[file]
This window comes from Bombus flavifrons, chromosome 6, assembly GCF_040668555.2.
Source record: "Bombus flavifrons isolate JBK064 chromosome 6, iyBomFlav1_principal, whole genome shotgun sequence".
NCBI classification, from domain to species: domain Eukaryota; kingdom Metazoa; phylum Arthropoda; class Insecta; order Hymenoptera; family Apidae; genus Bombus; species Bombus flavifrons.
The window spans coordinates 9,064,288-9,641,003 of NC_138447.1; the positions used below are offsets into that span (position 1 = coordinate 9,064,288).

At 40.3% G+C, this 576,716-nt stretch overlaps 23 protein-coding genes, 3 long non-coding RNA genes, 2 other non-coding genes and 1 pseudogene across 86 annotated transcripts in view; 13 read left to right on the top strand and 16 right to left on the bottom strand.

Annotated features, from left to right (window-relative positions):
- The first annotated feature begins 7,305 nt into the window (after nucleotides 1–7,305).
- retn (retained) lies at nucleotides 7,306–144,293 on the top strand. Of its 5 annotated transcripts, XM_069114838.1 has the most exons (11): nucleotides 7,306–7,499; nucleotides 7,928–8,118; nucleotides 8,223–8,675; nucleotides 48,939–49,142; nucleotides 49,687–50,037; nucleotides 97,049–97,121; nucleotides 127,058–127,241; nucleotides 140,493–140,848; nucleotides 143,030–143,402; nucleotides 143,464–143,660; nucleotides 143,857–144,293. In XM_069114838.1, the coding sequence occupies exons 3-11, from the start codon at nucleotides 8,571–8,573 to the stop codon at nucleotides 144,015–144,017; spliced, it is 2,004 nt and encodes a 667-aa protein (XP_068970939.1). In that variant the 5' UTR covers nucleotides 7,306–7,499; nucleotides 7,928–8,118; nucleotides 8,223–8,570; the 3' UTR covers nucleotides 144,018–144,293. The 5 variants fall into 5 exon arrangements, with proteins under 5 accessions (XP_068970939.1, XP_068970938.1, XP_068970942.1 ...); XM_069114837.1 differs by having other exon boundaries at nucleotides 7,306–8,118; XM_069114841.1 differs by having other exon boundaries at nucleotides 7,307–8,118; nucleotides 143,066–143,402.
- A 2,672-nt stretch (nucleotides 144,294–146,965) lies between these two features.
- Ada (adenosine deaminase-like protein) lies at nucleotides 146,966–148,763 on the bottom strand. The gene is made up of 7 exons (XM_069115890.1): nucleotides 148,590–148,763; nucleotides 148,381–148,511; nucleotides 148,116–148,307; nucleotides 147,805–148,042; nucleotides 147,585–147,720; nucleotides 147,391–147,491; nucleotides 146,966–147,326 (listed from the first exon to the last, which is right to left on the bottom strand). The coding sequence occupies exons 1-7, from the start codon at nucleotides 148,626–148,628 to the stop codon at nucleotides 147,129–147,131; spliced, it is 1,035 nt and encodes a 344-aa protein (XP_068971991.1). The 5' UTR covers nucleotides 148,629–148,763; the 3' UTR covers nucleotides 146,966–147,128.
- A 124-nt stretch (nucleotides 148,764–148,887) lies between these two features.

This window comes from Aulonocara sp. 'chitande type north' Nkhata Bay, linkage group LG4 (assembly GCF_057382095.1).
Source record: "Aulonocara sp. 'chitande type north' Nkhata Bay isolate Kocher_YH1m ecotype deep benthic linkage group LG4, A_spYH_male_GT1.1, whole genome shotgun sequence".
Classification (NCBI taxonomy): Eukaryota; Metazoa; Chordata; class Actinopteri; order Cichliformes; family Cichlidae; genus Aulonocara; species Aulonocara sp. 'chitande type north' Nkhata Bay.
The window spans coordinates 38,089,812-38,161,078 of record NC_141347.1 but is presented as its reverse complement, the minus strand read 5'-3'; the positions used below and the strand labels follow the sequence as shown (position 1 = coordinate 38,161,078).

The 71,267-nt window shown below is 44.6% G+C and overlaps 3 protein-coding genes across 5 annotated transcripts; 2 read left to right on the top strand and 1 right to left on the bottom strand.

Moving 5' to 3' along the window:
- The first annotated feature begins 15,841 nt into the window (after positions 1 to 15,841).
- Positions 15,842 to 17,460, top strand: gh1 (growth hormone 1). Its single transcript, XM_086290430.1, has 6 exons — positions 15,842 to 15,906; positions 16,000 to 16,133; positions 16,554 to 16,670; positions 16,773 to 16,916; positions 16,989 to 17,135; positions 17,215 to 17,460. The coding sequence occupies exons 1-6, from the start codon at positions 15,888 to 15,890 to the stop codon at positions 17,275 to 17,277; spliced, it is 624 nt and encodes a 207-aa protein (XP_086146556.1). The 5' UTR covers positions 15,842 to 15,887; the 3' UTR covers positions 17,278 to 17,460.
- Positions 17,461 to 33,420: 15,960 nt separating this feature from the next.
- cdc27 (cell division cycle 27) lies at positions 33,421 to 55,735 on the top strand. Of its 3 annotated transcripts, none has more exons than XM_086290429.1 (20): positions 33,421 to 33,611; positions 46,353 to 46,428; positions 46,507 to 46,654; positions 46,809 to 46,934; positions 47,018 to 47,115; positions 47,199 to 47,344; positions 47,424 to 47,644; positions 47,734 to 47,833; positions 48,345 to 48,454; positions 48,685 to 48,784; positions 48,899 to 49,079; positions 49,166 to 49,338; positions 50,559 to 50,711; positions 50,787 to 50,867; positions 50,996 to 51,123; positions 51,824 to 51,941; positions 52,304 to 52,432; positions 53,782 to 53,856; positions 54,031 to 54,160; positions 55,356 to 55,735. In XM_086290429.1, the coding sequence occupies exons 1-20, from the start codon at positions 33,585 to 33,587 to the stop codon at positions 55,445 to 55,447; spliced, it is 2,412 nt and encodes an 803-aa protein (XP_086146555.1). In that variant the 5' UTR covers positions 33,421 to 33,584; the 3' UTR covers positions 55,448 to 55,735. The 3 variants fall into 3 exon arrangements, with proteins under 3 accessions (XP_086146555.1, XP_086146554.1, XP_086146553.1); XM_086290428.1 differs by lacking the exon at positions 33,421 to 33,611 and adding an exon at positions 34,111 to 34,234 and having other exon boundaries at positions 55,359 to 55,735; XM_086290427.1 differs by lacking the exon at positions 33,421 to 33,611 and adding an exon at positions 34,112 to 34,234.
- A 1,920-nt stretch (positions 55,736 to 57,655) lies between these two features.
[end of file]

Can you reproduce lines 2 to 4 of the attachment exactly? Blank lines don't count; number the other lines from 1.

Source record: "Bombus flavifrons isolate JBK064 chromosome 6, iyBomFlav1_principal, whole genome shotgun sequence".
NCBI classification, from domain to species: domain Eukaryota; kingdom Metazoa; phylum Arthropoda; class Insecta; order Hymenoptera; family Apidae; genus Bombus; species Bombus flavifrons.
The window spans coordinates 9,064,288-9,641,003 of NC_138447.1; the positions used below are offsets into that span (position 1 = coordinate 9,064,288).